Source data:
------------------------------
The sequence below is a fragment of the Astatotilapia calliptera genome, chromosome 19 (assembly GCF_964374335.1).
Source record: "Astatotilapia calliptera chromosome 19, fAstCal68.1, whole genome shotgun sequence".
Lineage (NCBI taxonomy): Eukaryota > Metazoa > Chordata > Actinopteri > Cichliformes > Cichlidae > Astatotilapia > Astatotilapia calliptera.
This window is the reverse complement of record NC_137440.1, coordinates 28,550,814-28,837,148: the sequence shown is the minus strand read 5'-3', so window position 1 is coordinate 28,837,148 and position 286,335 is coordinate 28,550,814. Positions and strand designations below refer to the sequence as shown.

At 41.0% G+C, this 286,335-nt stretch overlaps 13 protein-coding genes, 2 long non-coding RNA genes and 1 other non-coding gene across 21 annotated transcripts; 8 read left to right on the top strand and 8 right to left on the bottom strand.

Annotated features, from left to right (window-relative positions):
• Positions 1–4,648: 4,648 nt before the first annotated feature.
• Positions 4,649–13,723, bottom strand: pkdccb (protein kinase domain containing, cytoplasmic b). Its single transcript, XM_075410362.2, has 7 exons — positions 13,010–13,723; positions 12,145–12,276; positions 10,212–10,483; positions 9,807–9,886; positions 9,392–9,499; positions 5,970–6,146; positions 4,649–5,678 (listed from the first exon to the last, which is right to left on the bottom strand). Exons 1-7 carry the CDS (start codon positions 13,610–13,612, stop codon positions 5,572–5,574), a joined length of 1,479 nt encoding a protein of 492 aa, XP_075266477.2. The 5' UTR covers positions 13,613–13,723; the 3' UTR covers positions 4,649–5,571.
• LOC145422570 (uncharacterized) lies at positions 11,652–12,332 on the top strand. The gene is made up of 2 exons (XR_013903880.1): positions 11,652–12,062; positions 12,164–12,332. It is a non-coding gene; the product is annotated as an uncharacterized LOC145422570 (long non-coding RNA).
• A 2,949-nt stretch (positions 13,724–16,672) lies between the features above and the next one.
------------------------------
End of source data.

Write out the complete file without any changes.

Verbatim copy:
The sequence below is a fragment of the Astatotilapia calliptera genome, chromosome 19 (assembly GCF_964374335.1).
Source record: "Astatotilapia calliptera chromosome 19, fAstCal68.1, whole genome shotgun sequence".
Lineage (NCBI taxonomy): Eukaryota > Metazoa > Chordata > Actinopteri > Cichliformes > Cichlidae > Astatotilapia > Astatotilapia calliptera.
This window is the reverse complement of record NC_137440.1, coordinates 28,550,814-28,837,148: the sequence shown is the minus strand read 5'-3', so window position 1 is coordinate 28,837,148 and position 286,335 is coordinate 28,550,814. Positions and strand designations below refer to the sequence as shown.

At 41.0% G+C, this 286,335-nt stretch overlaps 13 protein-coding genes, 2 long non-coding RNA genes and 1 other non-coding gene across 21 annotated transcripts; 8 read left to right on the top strand and 8 right to left on the bottom strand.

Annotated features, from left to right (window-relative positions):
• Positions 1–4,648: 4,648 nt before the first annotated feature.
• Positions 4,649–13,723, bottom strand: pkdccb (protein kinase domain containing, cytoplasmic b). Its single transcript, XM_075410362.2, has 7 exons — positions 13,010–13,723; positions 12,145–12,276; positions 10,212–10,483; positions 9,807–9,886; positions 9,392–9,499; positions 5,970–6,146; positions 4,649–5,678 (listed from the first exon to the last, which is right to left on the bottom strand). Exons 1-7 carry the CDS (start codon positions 13,610–13,612, stop codon positions 5,572–5,574), a joined length of 1,479 nt encoding a protein of 492 aa, XP_075266477.2. The 5' UTR covers positions 13,613–13,723; the 3' UTR covers positions 4,649–5,571.
• LOC145422570 (uncharacterized) lies at positions 11,652–12,332 on the top strand. The gene is made up of 2 exons (XR_013903880.1): positions 11,652–12,062; positions 12,164–12,332. It is a non-coding gene; the product is annotated as an uncharacterized LOC145422570 (long non-coding RNA).
• A 2,949-nt stretch (positions 13,724–16,672) lies between the features above and the next one.